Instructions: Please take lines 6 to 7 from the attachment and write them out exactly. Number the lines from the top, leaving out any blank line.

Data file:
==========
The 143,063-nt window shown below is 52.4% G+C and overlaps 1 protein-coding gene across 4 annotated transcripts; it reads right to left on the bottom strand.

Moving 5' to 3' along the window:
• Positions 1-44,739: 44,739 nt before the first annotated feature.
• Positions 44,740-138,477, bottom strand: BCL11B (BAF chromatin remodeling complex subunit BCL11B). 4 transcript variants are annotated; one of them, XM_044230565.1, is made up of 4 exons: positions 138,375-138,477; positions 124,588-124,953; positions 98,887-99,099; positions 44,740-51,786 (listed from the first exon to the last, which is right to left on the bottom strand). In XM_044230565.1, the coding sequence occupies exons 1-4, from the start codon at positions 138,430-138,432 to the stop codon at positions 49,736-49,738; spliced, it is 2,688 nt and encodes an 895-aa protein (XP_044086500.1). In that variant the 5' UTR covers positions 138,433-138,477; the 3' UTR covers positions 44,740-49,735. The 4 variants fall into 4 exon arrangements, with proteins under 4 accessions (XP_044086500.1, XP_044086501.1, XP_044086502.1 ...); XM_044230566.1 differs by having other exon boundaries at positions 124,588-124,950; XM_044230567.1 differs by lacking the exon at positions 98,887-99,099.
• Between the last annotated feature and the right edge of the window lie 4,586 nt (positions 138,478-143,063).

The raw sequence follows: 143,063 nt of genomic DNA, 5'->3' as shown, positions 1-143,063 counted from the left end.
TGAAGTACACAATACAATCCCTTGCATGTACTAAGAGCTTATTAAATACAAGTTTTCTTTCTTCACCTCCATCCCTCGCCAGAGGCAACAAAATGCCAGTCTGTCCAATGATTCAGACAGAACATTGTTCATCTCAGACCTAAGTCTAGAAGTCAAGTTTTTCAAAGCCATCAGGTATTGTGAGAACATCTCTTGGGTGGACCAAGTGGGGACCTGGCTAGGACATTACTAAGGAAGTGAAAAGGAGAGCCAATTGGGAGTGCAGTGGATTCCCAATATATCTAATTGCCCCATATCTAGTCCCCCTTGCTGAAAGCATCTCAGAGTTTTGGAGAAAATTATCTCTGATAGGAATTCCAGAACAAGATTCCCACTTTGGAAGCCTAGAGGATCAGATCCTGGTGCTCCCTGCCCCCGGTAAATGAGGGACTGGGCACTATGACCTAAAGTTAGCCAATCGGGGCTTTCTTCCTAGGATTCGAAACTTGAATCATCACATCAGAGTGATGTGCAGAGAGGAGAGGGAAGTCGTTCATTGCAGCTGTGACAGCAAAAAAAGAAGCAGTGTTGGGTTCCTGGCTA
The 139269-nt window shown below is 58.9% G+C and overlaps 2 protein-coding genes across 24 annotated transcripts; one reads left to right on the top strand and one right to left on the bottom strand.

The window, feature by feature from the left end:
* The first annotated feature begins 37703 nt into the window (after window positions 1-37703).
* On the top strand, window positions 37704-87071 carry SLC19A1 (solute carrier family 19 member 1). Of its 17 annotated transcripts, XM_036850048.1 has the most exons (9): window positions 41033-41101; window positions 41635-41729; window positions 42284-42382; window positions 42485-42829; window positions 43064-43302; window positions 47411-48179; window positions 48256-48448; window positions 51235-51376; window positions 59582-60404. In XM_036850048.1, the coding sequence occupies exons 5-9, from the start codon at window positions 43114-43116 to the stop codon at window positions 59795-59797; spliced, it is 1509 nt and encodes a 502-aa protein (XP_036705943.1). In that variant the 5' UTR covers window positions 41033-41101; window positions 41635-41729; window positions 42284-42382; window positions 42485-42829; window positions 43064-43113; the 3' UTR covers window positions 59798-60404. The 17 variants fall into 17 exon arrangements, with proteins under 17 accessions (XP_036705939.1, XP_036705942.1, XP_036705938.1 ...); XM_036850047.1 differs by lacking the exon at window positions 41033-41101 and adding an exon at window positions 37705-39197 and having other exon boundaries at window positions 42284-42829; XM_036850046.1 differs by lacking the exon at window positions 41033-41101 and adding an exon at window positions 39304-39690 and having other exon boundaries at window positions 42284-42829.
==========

The raw sequence follows: 143,063 nt of genomic DNA, 5'->3' as shown, positions 1-143,063 counted from the left end.
TGAAGTACACAATACAATCCCTTGCATGTACTAAGAGCTTATTAAATACAAGTTTTCTTTCTTCACCTCCATCCCTCGCCAGAGGCAACAAAATGCCAGTCTGTCCAATGATTCAGACAGAACATTGTTCATCTCAGACCTAAGTCTAGAAGTCAAGTTTTTCAAAGCCATCAGGTATTGTGAGAACATCTCTTGGGTGGACCAAGTGGGGACCTGGCTAGGACATTACTAAGGAAGTGAAAAGGAGAGCCAATTGGGAGTGCAGTGGATTCCCAATATATCTAATTGCCCCATATCTAGTCCCCCTTGCTGAAAGCATCTCAGAGTTTTGGAGAAAATTATCTCTGATAGGAATTCCAGAACAAGATTCCCACTTTGGAAGCCTAGAGGATCAGATCCTGGTGCTCCCTGCCCCCGGTAAATGAGGGACTGGGCACTATGACCTAAAGTTAGCCAATCGGGGCTTTCTTCCTAGGATTCGAAACTTGAATCATCACATCAGAGTGATGTGCAGAGAGGAGAGGGAAGTCGTTCATTGCAGCTGTGACAGCAAAAAAAGAAGCAGTGTTGGGTTCCTGGCTA